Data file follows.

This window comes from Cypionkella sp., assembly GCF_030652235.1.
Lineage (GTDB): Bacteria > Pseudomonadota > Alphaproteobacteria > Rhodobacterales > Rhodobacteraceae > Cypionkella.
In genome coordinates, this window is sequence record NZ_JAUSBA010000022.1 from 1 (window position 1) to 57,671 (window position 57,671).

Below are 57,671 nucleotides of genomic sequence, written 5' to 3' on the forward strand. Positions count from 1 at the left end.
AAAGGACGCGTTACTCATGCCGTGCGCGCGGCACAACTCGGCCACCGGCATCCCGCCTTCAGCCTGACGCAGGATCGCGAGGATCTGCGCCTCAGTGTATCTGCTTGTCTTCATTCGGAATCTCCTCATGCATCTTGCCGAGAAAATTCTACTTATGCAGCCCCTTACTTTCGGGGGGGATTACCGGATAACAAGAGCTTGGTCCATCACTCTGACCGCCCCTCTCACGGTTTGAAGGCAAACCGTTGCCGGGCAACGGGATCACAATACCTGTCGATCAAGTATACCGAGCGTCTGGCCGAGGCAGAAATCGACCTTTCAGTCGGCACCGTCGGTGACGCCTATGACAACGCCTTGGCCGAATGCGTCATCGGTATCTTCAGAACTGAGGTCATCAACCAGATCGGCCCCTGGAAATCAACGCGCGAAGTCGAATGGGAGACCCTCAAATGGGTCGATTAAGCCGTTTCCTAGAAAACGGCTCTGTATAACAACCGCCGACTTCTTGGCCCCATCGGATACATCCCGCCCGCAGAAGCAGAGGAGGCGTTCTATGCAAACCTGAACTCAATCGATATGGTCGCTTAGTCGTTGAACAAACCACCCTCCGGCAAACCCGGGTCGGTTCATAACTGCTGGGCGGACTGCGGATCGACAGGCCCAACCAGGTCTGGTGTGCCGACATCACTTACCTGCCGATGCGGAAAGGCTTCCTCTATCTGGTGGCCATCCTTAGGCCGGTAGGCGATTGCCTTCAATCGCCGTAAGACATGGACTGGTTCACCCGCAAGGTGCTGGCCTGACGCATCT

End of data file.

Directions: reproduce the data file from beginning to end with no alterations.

This window comes from Cypionkella sp., assembly GCF_030652235.1.
Lineage (GTDB): Bacteria > Pseudomonadota > Alphaproteobacteria > Rhodobacterales > Rhodobacteraceae > Cypionkella.
In genome coordinates, this window is sequence record NZ_JAUSBA010000022.1 from 1 (window position 1) to 57,671 (window position 57,671).

Below are 57,671 nucleotides of genomic sequence, written 5' to 3' on the forward strand. Positions count from 1 at the left end.
AAAGGACGCGTTACTCATGCCGTGCGCGCGGCACAACTCGGCCACCGGCATCCCGCCTTCAGCCTGACGCAGGATCGCGAGGATCTGCGCCTCAGTGTATCTGCTTGTCTTCATTCGGAATCTCCTCATGCATCTTGCCGAGAAAATTCTACTTATGCAGCCCCTTACTTTCGGGGGGGATTACCGGATAACAAGAGCTTGGTCCATCACTCTGACCGCCCCTCTCACGGTTTGAAGGCAAACCGTTGCCGGGCAACGGGATCACAATACCTGTCGATCAAGTATACCGAGCGTCTGGCCGAGGCAGAAATCGACCTTTCAGTCGGCACCGTCGGTGACGCCTATGACAACGCCTTGGCCGAATGCGTCATCGGTATCTTCAGAACTGAGGTCATCAACCAGATCGGCCCCTGGAAATCAACGCGCGAAGTCGAATGGGAGACCCTCAAATGGGTCGATTAAGCCGTTTCCTAGAAAACGGCTCTGTATAACAACCGCCGACTTCTTGGCCCCATCGGATACATCCCGCCCGCAGAAGCAGAGGAGGCGTTCTATGCAAACCTGAACTCAATCGATATGGTCGCTTAGTCGTTGAACAAACCACCCTCCGGCAAACCCGGGTCGGTTCATAACTGCTGGGCGGACTGCGGATCGACAGGCCCAACCAGGTCTGGTGTGCCGACATCACTTACCTGCCGATGCGGAAAGGCTTCCTCTATCTGGTGGCCATCCTTAGGCCGGTAGGCGATTGCCTTCAATCGCCGTAAGACATGGACTGGTTCACCCGCAAGGTGCTGGCCTGACGCATCT